FfE heat transformation tool

The Python-based stock-and-flow model “FfE heat transformation tool” is used to model scenarios for the regionalised development of the heat supply and the associated systemic effects as well as the resulting costs for the area under consideration. A simulation of heating networks with different operating strategies (heat driven, cost-optimised and emission-optimised) can also be simulated intrayear (heating network transformation tool). The results of the tool can be used to derive targeted measures that promote the transformation towards a climate-neutral heat supply. In addition, the variability of the tool makes it possible to visualise the effect of different assumptions regarding renovation rates and depths as well as heating system changes on the area as a whole. The tool works at building or land parcel level and the results can be output in cartographic (GIS-based) and differentiated aggregated forms. The core results of the model include

  • Heat supply per technology
  • Final energy demand
  • Greenhouse gas emissions
  • Fixed and variable costs and
  • subsidies.

The expansion of heating networks and the spread of heat pumps, for example, can be derived directly from these. In turn, this can also be used to identify repercussions on the load on the electricity grid.


The climate-neutral supply of heat for the building sector plays a fundamental role in achieving Germany’s climate targets and the overall transformation of the energy system. The heating sector (space heating, hot water, other process heat, air conditioning cooling and other process cooling) accounts for more than half of final energy consumption in Germany [1]. At the same time, the share of climate-neutral heat sources in generation is less than 20 % and has barely increased in recent years [2]. This contrasts with the target of a 50 % share of renewable energies in the heat supply by 2030 [3]. It is therefore necessary to increase the proportion of climate-neutral heat sources at the centralised and decentralised level of heat generation in the short term, but also in a sustainable and systemically sensible way. In order to provide cities and municipal utilities with a planning tool, the FfE heat transformation tool was developed as part of the “District heating strategy for the future” research project and other practical projects.

The law on municipal heat planning, which entry into force of an act nationwide on 1 January 2024 (see FfE article on municipal heat planning), provides a standardised legal framework to promote efficient, sustainable and future-oriented solutions in the area of heat supply in the coming years. The municipal heating plan is a cornerstone of the energy transition and therefore crucial to achieving climate neutrality. As part of this law, the modelling of a target scenario and various maps are also required. This is where the FfE heat transformation tool comes in. Suitable and project-specific parameterisation is essential here.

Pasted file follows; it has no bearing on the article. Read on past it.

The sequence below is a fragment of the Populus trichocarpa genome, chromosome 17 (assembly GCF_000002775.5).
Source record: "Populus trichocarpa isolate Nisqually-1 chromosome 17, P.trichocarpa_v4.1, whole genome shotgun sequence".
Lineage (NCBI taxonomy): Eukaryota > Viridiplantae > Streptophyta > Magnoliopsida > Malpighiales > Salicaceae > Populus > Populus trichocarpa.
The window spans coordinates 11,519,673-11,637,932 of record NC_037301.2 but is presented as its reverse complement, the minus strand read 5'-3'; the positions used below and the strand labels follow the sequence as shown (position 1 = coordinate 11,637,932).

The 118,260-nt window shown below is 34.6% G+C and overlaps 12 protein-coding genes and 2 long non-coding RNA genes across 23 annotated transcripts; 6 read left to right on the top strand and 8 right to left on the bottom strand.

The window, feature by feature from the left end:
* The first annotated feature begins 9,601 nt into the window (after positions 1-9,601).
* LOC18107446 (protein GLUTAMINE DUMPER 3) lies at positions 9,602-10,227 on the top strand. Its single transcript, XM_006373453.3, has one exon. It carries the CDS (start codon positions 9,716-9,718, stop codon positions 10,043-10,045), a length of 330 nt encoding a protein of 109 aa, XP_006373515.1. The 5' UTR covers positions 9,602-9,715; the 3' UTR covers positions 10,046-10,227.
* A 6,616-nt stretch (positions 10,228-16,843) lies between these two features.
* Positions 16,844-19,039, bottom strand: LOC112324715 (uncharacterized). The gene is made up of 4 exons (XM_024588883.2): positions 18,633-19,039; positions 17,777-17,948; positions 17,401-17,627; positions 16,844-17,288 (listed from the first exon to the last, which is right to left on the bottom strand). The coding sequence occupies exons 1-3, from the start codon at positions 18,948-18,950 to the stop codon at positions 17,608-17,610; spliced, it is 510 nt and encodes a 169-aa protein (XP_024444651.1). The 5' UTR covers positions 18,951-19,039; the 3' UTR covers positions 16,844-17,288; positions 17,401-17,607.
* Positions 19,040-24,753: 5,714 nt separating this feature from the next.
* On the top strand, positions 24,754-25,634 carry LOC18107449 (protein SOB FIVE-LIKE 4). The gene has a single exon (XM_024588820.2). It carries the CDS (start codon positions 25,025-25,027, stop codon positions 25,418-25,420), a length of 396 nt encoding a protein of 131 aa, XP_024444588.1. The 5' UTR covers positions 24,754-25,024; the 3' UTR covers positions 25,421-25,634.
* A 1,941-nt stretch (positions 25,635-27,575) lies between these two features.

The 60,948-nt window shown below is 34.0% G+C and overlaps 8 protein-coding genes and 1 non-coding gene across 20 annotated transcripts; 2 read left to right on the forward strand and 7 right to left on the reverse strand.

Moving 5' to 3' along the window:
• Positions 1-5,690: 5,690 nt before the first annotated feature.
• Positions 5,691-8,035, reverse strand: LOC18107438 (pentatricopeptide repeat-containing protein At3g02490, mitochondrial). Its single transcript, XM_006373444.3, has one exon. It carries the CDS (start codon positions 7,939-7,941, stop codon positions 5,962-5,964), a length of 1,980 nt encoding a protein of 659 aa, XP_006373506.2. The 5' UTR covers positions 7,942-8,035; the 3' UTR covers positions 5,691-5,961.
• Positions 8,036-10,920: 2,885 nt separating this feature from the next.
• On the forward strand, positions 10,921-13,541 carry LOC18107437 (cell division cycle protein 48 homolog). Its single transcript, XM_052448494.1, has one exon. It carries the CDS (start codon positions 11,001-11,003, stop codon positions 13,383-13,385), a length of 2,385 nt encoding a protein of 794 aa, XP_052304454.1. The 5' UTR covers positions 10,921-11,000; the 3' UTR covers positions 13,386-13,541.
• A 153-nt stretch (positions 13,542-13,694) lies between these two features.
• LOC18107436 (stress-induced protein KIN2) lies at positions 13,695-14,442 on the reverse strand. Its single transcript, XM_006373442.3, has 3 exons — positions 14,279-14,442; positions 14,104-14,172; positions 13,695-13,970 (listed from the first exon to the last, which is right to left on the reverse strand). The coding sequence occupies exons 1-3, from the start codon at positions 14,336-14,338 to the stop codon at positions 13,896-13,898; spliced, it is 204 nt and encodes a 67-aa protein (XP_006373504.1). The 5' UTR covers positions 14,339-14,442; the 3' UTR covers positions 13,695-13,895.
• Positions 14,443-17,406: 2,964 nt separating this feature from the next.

Among other things, the municipal heating plan is used to determine which areas are suitable for being supplied with new heating networks and which areas will probably still have to be equipped with their own heating systems. The heating plan is therefore an important tool for all building owners when switching to a sustainable heating supply.

The FfE heat transformation tool is not intended to provide a final decision on the type of heat supply and refurbishment measures for each building. This is the task of an on-site energy consultation. Instead, the aim is to examine the effects that result when the heat supply types are applied in accordance with the defined regionalised prioritisation.

Example result of a scenario calculation

The model can output the results cartographically or, as in Figure 1, aggregated in a graph. Figure 1 shows two exemplary scenario paths for the energy development of heat supply for the same area. The area itself consists of almost 70,000 individual land parcels, which in turn have been divided into 56 clusters. The graphs in Figure 1 show the aggregated heat supply in GWh per technology per year. The comparison of the target scenario shown on the left with the trend scenario shown on the right makes it clear that the development and final state can differ significantly due to the different definition of the implementation parameters in the tool, such as the refurbishment rates and depths as well as the heating system replacement rates. All results can also be visualised cartographically, as shown in Figure 2.


Figure 1: Comparison of two scenarios for the transformation of the heat supply and different assumptions for energy savings.
GIS FfE heat transformation tools
Figure 2: Cartographic visualisation of the specific heat demand in the actual state and in the target year.

How does the FfE heat transformation tool work?